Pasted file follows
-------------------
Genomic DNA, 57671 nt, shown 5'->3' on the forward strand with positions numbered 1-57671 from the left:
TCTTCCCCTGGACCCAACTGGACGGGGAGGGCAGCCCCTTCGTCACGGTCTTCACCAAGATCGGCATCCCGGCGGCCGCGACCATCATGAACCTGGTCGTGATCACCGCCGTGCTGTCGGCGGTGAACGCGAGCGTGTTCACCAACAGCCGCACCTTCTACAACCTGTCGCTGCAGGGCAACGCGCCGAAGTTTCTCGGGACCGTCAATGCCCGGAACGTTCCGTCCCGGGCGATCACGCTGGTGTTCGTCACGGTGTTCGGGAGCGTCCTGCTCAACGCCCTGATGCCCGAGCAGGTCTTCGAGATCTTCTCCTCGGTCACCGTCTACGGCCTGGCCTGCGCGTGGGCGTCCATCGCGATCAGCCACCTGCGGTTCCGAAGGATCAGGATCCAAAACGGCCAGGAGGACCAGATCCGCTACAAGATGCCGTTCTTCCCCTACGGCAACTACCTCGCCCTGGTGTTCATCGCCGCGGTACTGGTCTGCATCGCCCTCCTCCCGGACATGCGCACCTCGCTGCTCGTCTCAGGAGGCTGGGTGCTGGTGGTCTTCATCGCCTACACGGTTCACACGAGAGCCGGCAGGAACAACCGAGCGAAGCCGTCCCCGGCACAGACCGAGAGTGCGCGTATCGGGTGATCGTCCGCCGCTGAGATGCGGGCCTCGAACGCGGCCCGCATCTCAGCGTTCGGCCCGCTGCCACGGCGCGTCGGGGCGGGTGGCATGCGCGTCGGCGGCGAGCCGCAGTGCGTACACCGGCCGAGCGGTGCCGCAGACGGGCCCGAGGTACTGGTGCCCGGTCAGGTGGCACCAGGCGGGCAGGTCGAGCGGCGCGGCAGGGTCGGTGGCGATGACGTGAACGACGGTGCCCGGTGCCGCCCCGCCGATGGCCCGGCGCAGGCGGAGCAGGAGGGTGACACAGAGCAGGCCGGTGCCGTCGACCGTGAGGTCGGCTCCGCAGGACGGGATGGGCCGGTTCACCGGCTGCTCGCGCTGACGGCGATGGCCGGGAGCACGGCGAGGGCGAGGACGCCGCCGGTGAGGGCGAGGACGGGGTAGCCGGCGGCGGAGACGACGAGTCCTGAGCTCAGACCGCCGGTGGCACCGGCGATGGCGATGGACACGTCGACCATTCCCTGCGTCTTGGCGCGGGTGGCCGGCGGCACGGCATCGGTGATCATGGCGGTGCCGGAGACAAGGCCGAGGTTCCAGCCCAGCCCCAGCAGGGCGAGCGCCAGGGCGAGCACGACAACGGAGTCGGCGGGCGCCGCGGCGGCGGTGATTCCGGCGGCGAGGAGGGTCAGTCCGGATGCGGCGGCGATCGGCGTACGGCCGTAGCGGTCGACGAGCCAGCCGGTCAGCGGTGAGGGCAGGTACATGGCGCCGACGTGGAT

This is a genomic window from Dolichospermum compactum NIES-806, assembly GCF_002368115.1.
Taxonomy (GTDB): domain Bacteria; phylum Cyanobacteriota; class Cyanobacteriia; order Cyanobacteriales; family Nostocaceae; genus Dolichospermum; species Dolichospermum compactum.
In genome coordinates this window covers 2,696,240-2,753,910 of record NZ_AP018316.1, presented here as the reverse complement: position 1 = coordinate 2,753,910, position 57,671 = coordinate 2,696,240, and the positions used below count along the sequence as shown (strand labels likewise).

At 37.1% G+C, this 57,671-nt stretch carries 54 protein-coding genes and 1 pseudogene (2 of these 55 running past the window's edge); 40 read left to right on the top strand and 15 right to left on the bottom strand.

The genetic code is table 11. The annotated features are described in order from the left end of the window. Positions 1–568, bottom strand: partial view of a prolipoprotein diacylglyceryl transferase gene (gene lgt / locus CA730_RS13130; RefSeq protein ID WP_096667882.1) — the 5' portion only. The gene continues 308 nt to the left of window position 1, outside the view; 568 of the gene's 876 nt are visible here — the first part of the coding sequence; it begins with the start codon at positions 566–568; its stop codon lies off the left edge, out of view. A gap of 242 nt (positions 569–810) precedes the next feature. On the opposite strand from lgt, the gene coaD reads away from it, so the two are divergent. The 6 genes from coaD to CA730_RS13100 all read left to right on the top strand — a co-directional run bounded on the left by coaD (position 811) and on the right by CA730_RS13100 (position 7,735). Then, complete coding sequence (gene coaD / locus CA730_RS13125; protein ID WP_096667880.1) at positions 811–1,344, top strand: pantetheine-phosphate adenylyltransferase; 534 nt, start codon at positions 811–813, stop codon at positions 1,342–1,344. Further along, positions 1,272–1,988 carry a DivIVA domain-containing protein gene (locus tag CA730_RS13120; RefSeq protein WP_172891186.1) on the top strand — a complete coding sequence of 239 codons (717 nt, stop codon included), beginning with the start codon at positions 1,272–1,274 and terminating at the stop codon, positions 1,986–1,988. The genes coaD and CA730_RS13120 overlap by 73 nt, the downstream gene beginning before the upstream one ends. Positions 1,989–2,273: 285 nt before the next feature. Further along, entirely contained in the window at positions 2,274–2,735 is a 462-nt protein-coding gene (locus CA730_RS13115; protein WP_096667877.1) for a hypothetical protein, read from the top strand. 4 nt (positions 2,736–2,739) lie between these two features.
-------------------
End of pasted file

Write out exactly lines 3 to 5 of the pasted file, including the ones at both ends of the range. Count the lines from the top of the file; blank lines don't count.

This is a genomic window from Dolichospermum compactum NIES-806, assembly GCF_002368115.1.
Taxonomy (GTDB): domain Bacteria; phylum Cyanobacteriota; class Cyanobacteriia; order Cyanobacteriales; family Nostocaceae; genus Dolichospermum; species Dolichospermum compactum.
In genome coordinates this window covers 2,696,240-2,753,910 of record NZ_AP018316.1, presented here as the reverse complement: position 1 = coordinate 2,753,910, position 57,671 = coordinate 2,696,240, and the positions used below count along the sequence as shown (strand labels likewise).